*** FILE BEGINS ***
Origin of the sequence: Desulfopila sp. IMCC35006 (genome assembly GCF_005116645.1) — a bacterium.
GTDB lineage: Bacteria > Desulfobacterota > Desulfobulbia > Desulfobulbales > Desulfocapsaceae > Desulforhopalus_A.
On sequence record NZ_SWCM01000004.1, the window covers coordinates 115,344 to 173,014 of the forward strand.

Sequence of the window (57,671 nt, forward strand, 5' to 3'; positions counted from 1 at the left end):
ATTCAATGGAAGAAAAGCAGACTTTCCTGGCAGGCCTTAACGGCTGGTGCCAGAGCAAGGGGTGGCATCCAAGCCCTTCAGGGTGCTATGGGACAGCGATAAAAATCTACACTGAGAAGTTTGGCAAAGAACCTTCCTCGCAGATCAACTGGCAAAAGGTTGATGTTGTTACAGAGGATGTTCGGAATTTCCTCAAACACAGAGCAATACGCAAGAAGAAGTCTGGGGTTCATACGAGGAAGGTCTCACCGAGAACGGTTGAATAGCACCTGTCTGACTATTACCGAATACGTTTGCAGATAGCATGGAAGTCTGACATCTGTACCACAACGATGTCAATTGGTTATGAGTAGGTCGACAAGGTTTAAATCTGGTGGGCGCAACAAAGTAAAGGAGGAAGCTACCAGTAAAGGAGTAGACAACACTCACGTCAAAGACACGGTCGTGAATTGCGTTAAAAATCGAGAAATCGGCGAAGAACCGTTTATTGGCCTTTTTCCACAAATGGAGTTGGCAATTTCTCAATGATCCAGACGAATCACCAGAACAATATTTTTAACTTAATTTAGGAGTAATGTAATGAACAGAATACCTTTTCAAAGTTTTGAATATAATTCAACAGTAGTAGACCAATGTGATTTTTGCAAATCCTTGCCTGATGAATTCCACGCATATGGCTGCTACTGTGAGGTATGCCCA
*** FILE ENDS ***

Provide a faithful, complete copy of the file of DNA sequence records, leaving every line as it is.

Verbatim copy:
Origin of the sequence: Desulfopila sp. IMCC35006 (genome assembly GCF_005116645.1) — a bacterium.
GTDB lineage: Bacteria > Desulfobacterota > Desulfobulbia > Desulfobulbales > Desulfocapsaceae > Desulforhopalus_A.
On sequence record NZ_SWCM01000004.1, the window covers coordinates 115,344 to 173,014 of the forward strand.

Sequence of the window (57,671 nt, forward strand, 5' to 3'; positions counted from 1 at the left end):
ATTCAATGGAAGAAAAGCAGACTTTCCTGGCAGGCCTTAACGGCTGGTGCCAGAGCAAGGGGTGGCATCCAAGCCCTTCAGGGTGCTATGGGACAGCGATAAAAATCTACACTGAGAAGTTTGGCAAAGAACCTTCCTCGCAGATCAACTGGCAAAAGGTTGATGTTGTTACAGAGGATGTTCGGAATTTCCTCAAACACAGAGCAATACGCAAGAAGAAGTCTGGGGTTCATACGAGGAAGGTCTCACCGAGAACGGTTGAATAGCACCTGTCTGACTATTACCGAATACGTTTGCAGATAGCATGGAAGTCTGACATCTGTACCACAACGATGTCAATTGGTTATGAGTAGGTCGACAAGGTTTAAATCTGGTGGGCGCAACAAAGTAAAGGAGGAAGCTACCAGTAAAGGAGTAGACAACACTCACGTCAAAGACACGGTCGTGAATTGCGTTAAAAATCGAGAAATCGGCGAAGAACCGTTTATTGGCCTTTTTCCACAAATGGAGTTGGCAATTTCTCAATGATCCAGACGAATCACCAGAACAATATTTTTAACTTAATTTAGGAGTAATGTAATGAACAGAATACCTTTTCAAAGTTTTGAATATAATTCAACAGTAGTAGACCAATGTGATTTTTGCAAATCCTTGCCTGATGAATTCCACGCATATGGCTGCTACTGTGAGGTATGCCCA